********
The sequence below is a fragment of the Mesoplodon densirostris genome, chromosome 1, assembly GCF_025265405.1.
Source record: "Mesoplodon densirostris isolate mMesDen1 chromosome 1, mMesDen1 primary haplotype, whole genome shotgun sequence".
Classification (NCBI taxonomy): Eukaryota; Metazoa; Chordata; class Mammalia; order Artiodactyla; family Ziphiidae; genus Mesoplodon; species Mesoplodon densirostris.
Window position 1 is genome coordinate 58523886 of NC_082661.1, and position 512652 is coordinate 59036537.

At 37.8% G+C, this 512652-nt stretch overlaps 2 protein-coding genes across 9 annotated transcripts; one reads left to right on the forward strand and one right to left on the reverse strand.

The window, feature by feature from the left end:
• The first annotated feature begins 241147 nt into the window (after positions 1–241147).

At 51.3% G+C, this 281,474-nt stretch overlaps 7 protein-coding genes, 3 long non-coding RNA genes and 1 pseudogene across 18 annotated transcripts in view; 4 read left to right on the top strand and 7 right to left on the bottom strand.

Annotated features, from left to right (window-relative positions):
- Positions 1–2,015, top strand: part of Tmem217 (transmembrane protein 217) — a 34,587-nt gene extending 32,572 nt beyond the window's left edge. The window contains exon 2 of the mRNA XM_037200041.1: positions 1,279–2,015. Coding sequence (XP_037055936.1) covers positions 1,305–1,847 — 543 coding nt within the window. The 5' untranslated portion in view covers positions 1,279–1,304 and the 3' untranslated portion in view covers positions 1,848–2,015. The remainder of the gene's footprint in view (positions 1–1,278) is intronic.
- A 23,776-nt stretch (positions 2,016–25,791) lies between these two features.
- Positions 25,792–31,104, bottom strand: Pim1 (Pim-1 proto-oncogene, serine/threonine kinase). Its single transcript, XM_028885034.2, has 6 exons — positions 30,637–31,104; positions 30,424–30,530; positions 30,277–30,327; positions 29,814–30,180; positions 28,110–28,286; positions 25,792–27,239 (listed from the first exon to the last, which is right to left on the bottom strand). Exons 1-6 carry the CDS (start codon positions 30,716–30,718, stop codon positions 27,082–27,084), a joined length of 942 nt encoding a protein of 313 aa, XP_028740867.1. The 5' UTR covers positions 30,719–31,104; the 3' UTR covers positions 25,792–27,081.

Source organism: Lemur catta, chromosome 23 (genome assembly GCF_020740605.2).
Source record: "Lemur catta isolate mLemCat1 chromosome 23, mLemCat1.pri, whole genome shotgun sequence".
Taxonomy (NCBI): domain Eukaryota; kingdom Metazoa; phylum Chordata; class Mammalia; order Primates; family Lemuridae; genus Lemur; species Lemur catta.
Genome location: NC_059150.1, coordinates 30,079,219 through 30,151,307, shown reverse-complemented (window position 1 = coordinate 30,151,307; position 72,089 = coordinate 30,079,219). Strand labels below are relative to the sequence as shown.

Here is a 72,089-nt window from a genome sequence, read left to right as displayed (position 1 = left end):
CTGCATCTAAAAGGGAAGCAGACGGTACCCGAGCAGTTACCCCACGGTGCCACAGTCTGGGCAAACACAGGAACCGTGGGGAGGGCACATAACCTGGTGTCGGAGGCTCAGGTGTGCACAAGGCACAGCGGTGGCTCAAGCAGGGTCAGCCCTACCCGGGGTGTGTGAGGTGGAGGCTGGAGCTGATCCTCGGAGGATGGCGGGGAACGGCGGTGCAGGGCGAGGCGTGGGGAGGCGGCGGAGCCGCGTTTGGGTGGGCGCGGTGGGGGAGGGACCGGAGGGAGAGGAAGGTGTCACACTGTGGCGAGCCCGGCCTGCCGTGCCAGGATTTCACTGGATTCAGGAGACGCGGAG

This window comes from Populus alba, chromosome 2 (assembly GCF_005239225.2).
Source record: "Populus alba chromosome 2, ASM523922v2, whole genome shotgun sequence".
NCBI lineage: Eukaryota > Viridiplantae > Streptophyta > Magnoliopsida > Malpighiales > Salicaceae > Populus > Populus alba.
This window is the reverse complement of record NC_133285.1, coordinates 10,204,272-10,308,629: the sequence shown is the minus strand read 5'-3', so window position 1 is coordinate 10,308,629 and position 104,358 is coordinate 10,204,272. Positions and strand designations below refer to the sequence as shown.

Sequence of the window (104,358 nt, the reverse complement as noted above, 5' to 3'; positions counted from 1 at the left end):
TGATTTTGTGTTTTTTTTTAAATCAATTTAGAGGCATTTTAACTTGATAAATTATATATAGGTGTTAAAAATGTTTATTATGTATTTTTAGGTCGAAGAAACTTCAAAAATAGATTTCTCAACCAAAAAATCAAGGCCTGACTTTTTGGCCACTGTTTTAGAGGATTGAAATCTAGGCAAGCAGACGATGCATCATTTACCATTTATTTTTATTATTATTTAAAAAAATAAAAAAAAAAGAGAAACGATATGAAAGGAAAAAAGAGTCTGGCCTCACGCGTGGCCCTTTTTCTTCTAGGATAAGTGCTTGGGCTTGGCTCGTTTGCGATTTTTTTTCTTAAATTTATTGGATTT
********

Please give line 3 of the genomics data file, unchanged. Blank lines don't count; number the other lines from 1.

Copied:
Classification (NCBI taxonomy): Eukaryota; Metazoa; Chordata; class Mammalia; order Artiodactyla; family Ziphiidae; genus Mesoplodon; species Mesoplodon densirostris.